This past weekend, Kickstarter acknowledged they had been the victim of a hacking attempt, and that the sensitive information of their customers was now at risk of being exploited on the web.
Unlike the Target breach, the hackers left the credit card information alone this time around, however they still made off with home addresses, email accounts, usernames, and encrypted passwords.
“Actual passwords were not revealed, however it is possible for a malicious person with enough computing power to guess and crack an encrypted password, particularly a weak or obvious one,” the site said in a blog post, adding that “as a precaution, we strongly recommend that you create a new password for your Kickstarter account, and other accounts where you use this password.”
Directly after the hole was discovered on Wednesday night, the Kickstarter security team patched the original hole and began the laborious process of rebuilding many of their network protection systems back up from scratch.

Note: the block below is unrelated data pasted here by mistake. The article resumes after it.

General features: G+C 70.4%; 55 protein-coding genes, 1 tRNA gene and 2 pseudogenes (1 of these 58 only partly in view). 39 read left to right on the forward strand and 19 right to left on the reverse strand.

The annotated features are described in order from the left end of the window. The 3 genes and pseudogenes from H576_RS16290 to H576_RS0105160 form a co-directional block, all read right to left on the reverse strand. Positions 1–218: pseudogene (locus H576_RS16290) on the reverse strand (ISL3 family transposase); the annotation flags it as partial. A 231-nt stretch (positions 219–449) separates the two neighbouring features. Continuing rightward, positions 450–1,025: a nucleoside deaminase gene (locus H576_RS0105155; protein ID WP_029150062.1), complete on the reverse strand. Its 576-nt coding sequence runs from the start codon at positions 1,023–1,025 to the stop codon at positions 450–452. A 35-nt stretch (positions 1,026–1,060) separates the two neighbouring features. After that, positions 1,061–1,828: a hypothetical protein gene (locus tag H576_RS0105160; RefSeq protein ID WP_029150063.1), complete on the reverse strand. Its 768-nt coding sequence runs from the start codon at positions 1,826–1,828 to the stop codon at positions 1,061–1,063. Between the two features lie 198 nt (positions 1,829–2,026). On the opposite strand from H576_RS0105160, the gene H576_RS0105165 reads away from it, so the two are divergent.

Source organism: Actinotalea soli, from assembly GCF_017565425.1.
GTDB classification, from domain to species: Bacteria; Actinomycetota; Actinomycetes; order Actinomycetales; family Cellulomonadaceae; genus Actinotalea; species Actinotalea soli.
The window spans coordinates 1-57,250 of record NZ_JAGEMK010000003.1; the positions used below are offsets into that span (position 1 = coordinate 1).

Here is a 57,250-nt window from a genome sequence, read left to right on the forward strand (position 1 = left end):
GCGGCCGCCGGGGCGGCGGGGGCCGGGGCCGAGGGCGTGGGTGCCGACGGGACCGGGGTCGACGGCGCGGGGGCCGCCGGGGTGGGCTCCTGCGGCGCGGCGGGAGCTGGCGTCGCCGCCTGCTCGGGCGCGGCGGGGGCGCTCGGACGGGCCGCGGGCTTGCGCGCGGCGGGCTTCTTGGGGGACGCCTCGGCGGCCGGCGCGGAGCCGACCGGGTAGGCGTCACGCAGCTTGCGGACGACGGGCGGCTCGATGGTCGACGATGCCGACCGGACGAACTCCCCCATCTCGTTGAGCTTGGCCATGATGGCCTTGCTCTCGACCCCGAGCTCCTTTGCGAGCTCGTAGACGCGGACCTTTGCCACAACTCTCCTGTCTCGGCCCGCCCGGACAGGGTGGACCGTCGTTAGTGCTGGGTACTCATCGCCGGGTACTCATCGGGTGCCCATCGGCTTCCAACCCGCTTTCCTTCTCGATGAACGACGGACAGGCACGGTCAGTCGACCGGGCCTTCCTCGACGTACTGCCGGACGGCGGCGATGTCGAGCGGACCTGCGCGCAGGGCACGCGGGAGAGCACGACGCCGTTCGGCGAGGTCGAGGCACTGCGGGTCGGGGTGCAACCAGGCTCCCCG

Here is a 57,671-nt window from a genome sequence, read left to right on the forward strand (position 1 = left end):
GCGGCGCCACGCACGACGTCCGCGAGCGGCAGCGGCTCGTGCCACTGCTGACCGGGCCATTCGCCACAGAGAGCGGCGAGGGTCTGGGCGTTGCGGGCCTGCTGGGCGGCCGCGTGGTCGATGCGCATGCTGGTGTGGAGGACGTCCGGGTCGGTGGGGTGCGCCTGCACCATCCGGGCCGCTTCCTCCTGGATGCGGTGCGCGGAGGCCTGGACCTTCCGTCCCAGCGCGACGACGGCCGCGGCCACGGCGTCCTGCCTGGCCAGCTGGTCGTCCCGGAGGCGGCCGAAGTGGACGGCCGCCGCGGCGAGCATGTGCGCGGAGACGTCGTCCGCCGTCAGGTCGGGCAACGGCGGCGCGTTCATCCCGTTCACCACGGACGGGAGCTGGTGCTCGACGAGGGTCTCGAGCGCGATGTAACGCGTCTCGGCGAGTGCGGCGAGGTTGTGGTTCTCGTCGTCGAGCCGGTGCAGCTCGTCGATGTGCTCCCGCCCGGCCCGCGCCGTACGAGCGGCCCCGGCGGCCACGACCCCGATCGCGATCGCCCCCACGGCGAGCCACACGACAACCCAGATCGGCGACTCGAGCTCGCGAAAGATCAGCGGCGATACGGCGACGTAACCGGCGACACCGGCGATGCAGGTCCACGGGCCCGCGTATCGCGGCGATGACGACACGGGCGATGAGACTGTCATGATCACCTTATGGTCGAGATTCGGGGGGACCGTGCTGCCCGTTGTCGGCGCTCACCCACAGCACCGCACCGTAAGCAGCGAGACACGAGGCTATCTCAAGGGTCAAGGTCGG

Kickstarter is already working with the proper authorities to find the source of the attack, although no formal leads have been reported to news outlets just yet.
Kickstarter co-founder Yancey Strickler took to his website to issue a formal apology to its members, and express his shared frustration with the community that helped build the business into what it is today.
“We’re incredibly sorry that this happened. We set a very high bar for how we serve our community, and this incident is frustrating and upsetting. We have since improved our security procedures and systems in numerous ways, and we will continue to do so in the weeks and months to come. We are working closely with law enforcement, and we are doing everything in our power to prevent this from happening again.”